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Good2Go

Target shooting backstop

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Been thinking about what I could do to create a safe back stop for pistol and rifle shooting. I don't live on 100 acres in the middle of a Texas desert, but do have some room around me with with woods and no immediate neighbors within 100 yards. I just cut a large white oak down (friggin gypsy moths killed it a year ago) and was thinking I could stack the rounds or 1/2 splits and that would provide a good backstop. Any thoughts/experience on this approach? Pistols would be 22 or 9 mm, rifles 22 or .308. No M-79s. Too bad!

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If you have to question the viability of an action, that right there tells you to do something else. This is so far removed from being a solid backstop. 

 

Let us know what exact town you live in so when the news states person/home hit with stray bullet we know the chain of events. 

 

100 yds, it’s a good thing you are SO far from the next human that that rifle or pistol round will never travel that far. One of the rule in firing a gun is know your travel and it’s end. 

 

You need to look at travel distances of rounds. Then contemplate the results of the action. 

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10 hours ago, Good2Go said:

Been thinking about what I could do to create a safe back stop for pistol and rifle shooting. I don't live on 100 acres in the middle of a Texas desert, but do have some room around me with with woods and no immediate neighbors within 100 yards. I just cut a large white oak down (friggin gypsy moths killed it a year ago) and was thinking I could stack the rounds or 1/2 splits and that would provide a good backstop. Any thoughts/experience on this approach? Pistols would be 22 or 9 mm, rifles 22 or .308. No M-79s. Too bad!

I have a small area on my property I shoot on but strictly pistols. I shoot at metal targets almost exclusively. The backstop is a thick swamp with a hill behind it, all on my property. I have 2 houses behind me about 400 feet away. Never been a problem and I feel it's perfectly safe. The thing I try to do is shoot when neighbors aren't home as to not annoy them. I have pictures of it, I'll try to find them and post them.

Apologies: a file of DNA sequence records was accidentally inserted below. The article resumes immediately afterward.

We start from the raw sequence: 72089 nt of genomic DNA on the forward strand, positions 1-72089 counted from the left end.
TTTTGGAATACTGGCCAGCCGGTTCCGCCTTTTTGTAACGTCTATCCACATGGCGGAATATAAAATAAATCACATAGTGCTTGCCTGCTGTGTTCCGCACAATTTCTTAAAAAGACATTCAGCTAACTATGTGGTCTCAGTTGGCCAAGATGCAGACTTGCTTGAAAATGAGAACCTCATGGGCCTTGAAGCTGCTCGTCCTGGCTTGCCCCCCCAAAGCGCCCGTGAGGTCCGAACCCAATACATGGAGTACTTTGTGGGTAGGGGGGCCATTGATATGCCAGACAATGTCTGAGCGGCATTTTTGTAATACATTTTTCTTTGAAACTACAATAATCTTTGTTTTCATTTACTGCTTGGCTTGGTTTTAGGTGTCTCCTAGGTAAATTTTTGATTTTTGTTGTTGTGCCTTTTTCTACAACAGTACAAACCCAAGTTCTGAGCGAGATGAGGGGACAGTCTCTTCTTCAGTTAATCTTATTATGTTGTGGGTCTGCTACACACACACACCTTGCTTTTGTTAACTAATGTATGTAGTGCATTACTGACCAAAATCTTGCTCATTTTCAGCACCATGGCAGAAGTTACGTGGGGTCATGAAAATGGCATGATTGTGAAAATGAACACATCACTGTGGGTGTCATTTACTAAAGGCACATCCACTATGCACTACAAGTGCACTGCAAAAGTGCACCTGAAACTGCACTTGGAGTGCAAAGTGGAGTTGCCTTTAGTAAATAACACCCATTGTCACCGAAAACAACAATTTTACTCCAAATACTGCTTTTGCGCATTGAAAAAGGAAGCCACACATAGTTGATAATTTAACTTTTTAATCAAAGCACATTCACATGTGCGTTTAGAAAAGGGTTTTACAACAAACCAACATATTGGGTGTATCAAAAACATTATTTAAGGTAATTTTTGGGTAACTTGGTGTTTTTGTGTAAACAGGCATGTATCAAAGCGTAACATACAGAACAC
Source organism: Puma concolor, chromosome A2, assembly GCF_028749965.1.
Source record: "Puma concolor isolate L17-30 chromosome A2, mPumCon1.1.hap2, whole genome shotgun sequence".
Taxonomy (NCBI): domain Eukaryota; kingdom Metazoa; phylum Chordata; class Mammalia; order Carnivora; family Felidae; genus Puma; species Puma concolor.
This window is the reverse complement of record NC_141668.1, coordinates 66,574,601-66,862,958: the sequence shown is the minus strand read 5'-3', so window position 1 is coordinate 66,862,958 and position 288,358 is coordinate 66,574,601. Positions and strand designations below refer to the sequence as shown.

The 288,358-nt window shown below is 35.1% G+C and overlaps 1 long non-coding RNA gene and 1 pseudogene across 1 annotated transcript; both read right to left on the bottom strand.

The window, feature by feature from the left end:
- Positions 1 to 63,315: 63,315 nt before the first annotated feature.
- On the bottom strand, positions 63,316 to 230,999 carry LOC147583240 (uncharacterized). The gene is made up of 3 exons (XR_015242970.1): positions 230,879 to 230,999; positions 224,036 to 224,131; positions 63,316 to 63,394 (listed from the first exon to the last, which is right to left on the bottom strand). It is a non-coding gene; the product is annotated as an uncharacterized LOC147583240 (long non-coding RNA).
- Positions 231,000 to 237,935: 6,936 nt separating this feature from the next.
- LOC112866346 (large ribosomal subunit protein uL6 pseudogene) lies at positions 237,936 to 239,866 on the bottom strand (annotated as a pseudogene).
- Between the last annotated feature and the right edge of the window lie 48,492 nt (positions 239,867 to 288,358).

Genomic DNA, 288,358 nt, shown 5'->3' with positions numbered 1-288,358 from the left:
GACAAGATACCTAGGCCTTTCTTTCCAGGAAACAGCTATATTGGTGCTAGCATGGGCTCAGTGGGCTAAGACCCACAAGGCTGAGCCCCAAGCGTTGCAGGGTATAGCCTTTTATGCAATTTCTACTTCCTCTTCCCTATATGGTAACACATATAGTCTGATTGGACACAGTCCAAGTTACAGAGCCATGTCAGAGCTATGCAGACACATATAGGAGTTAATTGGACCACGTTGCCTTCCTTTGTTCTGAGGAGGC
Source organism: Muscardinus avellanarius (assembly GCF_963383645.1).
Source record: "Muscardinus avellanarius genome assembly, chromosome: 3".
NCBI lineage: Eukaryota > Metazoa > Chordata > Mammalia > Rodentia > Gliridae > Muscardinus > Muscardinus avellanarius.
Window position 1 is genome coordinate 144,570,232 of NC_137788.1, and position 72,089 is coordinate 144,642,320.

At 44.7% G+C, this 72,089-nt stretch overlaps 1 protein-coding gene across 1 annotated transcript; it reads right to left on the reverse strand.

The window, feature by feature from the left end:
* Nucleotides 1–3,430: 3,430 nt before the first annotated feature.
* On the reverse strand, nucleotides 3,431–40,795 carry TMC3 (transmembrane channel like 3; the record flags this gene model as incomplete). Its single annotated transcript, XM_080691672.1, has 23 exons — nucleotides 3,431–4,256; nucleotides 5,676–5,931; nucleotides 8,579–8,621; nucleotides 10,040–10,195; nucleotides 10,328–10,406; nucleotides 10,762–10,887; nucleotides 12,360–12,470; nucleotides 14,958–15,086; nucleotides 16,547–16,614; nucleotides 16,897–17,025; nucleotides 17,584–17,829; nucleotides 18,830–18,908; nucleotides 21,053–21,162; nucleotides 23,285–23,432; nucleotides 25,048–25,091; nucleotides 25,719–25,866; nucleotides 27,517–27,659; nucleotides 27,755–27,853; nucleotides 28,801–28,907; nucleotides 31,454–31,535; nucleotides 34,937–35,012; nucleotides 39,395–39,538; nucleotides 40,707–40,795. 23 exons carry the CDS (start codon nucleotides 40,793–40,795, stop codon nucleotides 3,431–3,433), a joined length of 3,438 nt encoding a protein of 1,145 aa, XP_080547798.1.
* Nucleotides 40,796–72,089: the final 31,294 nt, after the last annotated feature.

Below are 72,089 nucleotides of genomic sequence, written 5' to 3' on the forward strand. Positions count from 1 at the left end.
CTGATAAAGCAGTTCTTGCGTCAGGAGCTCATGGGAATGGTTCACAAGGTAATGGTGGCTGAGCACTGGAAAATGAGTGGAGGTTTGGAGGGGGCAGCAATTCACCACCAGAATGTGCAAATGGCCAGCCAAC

5cdff07ba2ad3_TheTargetRangeApril2014010.JPG.73dcfebf7af1459fd11c2e569707375f.JPG

 

5cdff132a2a80_TheTargetRangeApril2014008.JPG.c7b24a03c980927081c17080583e3a9a.JPG5cdff169e1677_TheTargetRangeApril2014003.JPG.9277b4523c01f7e020136cef705cf99e.JPG

 

The logs piled behind the steel targets were moved before shooting.

Edited by Bass Ackwards

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49 mins ago, saltfisherman said:

If you have to question the viability of an action, that right there tells you to do something else. This is so far removed from being a solid backstop. 

 

Let us know what exact town you live in so when the news states person/home hit with stray bullet we know the chain of events. 

 

100 yds, it’s a good thing you are SO far from the next human that that rifle or pistol round will never travel that far. One of the rule in firing a gun is know your travel and it’s end. 

 

You need to look at travel distances of rounds. Then contemplate the results of the action. 

 

Helpful, nice  :)

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10 hours ago, Good2Go said:

Been thinking about what I could do to create a safe back stop for pistol and rifle shooting. I don't live on 100 acres in the middle of a Texas desert, but do have some room around me with with woods and no immediate neighbors within 100 yards. I just cut a large white oak down (friggin gypsy moths killed it a year ago) and was thinking I could stack the rounds or 1/2 splits and that would provide a good backstop. Any thoughts/experience on this approach? Pistols would be 22 or 9 mm, rifles 22 or .308. No M-79s. Too bad!

 

Anyway...

 

The logs make a lousy back-stop for obvious reasons.  That said, with only 100yds to the nearest 911 caller I'd reconsider the idea.  There is a sheet ton of energy after a ricochet...more than enough to span that distance.  However unlikely, your insurance company would also take a dim view of any claim caused by your firearm use in a confined area.  Adding to that scenario is the fact any strange damage to a neighbor's home (not even your fault) and you'll be having a long conversation with the popo.